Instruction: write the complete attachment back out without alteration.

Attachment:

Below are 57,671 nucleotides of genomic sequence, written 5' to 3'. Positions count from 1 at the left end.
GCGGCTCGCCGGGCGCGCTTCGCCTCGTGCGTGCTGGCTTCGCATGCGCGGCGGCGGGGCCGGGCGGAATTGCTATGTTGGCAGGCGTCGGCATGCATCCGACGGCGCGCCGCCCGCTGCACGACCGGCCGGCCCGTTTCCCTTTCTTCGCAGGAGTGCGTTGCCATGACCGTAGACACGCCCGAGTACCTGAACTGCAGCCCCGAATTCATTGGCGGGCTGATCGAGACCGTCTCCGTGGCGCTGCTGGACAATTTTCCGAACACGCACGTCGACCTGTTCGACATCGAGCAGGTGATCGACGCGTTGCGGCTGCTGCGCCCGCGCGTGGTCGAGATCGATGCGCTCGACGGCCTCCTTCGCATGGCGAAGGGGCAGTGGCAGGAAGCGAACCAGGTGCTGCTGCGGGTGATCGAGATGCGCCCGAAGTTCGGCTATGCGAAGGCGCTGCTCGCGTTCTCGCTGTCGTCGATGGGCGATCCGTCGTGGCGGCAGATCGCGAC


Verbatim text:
Below are 57,671 nucleotides of genomic sequence, written 5' to 3'. Positions count from 1 at the left end.
GCGGCTCGCCGGGCGCGCTTCGCCTCGTGCGTGCTGGCTTCGCATGCGCGGCGGCGGGGCCGGGCGGAATTGCTATGTTGGCAGGCGTCGGCATGCATCCGACGGCGCGCCGCCCGCTGCACGACCGGCCGGCCCGTTTCCCTTTCTTCGCAGGAGTGCGTTGCCATGACCGTAGACACGCCCGAGTACCTGAACTGCAGCCCCGAATTCATTGGCGGGCTGATCGAGACCGTCTCCGTGGCGCTGCTGGACAATTTTCCGAACACGCACGTCGACCTGTTCGACATCGAGCAGGTGATCGACGCGTTGCGGCTGCTGCGCCCGCGCGTGGTCGAGATCGATGCGCTCGACGGCCTCCTTCGCATGGCGAAGGGGCAGTGGCAGGAAGCGAACCAGGTGCTGCTGCGGGTGATCGAGATGCGCCCGAAGTTCGGCTATGCGAAGGCGCTGCTCGCGTTCTCGCTGTCGTCGATGGGCGATCCGTCGTGGCGGCAGATCGCGAC